Web Summit has named a new CEO: Katherine Maher — previously CEO and executive director of the Wikimedia Foundation (between 2019 and 2021). Maher is also chair of the board of the foundation behind the private messaging app, Signal; and holds various other board and fellowship positions — including on the Atlantic Council and the Truman National Security Project. She also has a history of involvement in tech advocacy, with a focus on human and digital rights.
In a brief video announcing her appointment, Maher made no mention of the controversy that ousted Wed Summit’s long-standing CEO and co-founder, Paddy Cosgrave earlier this month — after outrage triggered by remarks he made following the October 7 Hamas attacks in Israel.
Cosgrave’s remarks and attitude in response to criticism led to a number of high profile tech figures and others to make public statements saying they would no longer participate in the conference.
Maher’s address today makes, perhaps, the subtlest of tacit acknowledgements of the challenges Web Summit faces in rebuilding bridges in the wake of the controversy: “I’m coming to you from Lisbon where I really hope to see you soon in November,” she offers tentatively in her intro.
“I worked with one of the largest and most diverse technology communities in the world as CEO of Wikimedia, and now I’m incredibly excited to work alongside the Web Summit team in your global community,” Maher goes on in the video. “Web Summit gathers and connects thousands of innovators from every corner of the world. And, as with every year, brings important voices and conversations to the stage. Through this connection and conversation we enable the dialogue on how technology shapes our lives and the world around us. I look forward to seeing you soon in Lisbon. Thank you.”
The tech conference is programmed to take place mid next month (November 13-15), giving Maher just a few short weeks to steer the event into calmer waters — and, crucially, to try to reconnect participants alienated by Cosgrave’s stance on events in the Middle East.
Major tech firms including Google/Alphabet, Meta, Intel, Amazon and Stripe had said they would pull out of the upcoming Web Summit event, as we reported last week. While individuals who spoke out against attending include Keith Rabois (Founders Fund); fintech entrepreneur and investor David Marcus; Garry Tan (Y Combinator); and Adam Singolda (Taboola), among many others.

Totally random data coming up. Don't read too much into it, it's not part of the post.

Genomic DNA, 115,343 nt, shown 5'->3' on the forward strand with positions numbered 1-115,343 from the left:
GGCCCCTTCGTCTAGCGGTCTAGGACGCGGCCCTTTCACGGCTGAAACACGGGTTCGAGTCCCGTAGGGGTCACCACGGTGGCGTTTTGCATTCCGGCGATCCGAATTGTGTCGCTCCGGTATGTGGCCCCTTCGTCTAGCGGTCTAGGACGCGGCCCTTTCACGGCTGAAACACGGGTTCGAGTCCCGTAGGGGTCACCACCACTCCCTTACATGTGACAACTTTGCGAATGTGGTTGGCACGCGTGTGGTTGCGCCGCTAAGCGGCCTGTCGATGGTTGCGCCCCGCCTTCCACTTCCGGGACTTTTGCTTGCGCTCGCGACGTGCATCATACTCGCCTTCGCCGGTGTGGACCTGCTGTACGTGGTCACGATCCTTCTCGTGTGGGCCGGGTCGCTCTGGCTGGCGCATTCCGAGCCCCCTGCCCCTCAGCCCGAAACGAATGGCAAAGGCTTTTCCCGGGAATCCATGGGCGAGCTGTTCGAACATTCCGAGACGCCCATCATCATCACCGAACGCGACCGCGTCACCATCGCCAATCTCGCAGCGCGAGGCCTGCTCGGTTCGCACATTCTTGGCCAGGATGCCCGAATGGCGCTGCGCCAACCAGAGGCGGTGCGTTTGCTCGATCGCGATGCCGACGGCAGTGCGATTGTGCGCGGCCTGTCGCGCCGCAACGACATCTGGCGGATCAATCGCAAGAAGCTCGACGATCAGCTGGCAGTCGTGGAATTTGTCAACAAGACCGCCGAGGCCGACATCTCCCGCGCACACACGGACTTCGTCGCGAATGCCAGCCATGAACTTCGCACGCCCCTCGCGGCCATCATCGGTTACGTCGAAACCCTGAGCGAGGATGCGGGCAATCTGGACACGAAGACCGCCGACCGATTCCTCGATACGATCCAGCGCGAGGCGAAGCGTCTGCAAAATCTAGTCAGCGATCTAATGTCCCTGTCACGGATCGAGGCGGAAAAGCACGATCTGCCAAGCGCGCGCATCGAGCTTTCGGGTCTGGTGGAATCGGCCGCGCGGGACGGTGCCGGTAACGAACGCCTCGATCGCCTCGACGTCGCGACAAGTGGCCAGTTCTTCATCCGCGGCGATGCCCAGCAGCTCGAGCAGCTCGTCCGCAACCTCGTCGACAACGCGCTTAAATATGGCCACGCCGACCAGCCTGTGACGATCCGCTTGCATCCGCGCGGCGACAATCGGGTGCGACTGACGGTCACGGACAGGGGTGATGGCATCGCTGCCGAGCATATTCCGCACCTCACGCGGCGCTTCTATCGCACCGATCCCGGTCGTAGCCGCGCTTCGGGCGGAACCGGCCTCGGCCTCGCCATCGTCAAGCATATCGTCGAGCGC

It remains to be seen whether all those who had vowed to cut ties with Web Summit’s events will be convinced to rethink. But the choice of Maher to take over as CEO is clearly intended to signal a break with the past — with a leadership style that offers a switch from controversy to consensus.
In a statement accompanying the announcement, Maher emphasizes the mission, as she sees it, is one of connection and conversation.
“In a present where technology is interwoven into every aspect of our lives, and in a future where it represents our greatest hope and our greatest disruptor, Web Summit’s role as a place for connection and conversation is more urgent than ever,” she suggests, offering another subtle acknowledgment that the event has been derailed. “Our immediate task is returning the focus to what we do best: delivering dialogue among all those connected with technological advancement.”
Also today Web Summit announced it has appointed tech entrepreneur Damian Kimmelman as a non-executive board director.
Cosgrave, who had chaired the Web Summit board, also stepped down from the board earlier this month.